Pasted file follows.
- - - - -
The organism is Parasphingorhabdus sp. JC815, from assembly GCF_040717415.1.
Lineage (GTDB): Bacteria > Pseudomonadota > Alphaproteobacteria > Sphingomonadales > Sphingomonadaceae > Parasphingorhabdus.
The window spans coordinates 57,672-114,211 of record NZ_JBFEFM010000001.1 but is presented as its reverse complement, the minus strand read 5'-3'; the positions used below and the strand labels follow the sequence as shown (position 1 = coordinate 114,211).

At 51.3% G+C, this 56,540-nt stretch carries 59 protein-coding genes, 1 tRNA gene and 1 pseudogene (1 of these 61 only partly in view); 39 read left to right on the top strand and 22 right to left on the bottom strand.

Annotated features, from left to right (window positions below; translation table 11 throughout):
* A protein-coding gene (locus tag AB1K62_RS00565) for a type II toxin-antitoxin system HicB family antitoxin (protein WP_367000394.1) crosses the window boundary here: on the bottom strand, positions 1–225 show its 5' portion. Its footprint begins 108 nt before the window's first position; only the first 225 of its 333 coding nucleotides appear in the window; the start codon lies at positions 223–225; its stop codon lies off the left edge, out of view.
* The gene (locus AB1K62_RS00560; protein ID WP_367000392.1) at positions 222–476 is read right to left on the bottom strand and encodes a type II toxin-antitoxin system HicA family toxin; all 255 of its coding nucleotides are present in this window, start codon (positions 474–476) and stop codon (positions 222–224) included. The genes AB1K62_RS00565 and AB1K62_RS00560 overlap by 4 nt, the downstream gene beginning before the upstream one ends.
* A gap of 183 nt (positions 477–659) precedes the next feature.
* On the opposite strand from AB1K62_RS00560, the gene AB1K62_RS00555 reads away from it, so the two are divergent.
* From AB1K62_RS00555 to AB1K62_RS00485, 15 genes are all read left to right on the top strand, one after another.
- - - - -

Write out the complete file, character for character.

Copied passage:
The organism is Parasphingorhabdus sp. JC815, from assembly GCF_040717415.1.
Lineage (GTDB): Bacteria > Pseudomonadota > Alphaproteobacteria > Sphingomonadales > Sphingomonadaceae > Parasphingorhabdus.
The window spans coordinates 57,672-114,211 of record NZ_JBFEFM010000001.1 but is presented as its reverse complement, the minus strand read 5'-3'; the positions used below and the strand labels follow the sequence as shown (position 1 = coordinate 114,211).

At 51.3% G+C, this 56,540-nt stretch carries 59 protein-coding genes, 1 tRNA gene and 1 pseudogene (1 of these 61 only partly in view); 39 read left to right on the top strand and 22 right to left on the bottom strand.

Annotated features, from left to right (window positions below; translation table 11 throughout):
* A protein-coding gene (locus tag AB1K62_RS00565) for a type II toxin-antitoxin system HicB family antitoxin (protein WP_367000394.1) crosses the window boundary here: on the bottom strand, positions 1–225 show its 5' portion. Its footprint begins 108 nt before the window's first position; only the first 225 of its 333 coding nucleotides appear in the window; the start codon lies at positions 223–225; its stop codon lies off the left edge, out of view.
* The gene (locus AB1K62_RS00560; protein ID WP_367000392.1) at positions 222–476 is read right to left on the bottom strand and encodes a type II toxin-antitoxin system HicA family toxin; all 255 of its coding nucleotides are present in this window, start codon (positions 474–476) and stop codon (positions 222–224) included. The genes AB1K62_RS00565 and AB1K62_RS00560 overlap by 4 nt, the downstream gene beginning before the upstream one ends.
* A gap of 183 nt (positions 477–659) precedes the next feature.
* On the opposite strand from AB1K62_RS00560, the gene AB1K62_RS00555 reads away from it, so the two are divergent.
* From AB1K62_RS00555 to AB1K62_RS00485, 15 genes are all read left to right on the top strand, one after another.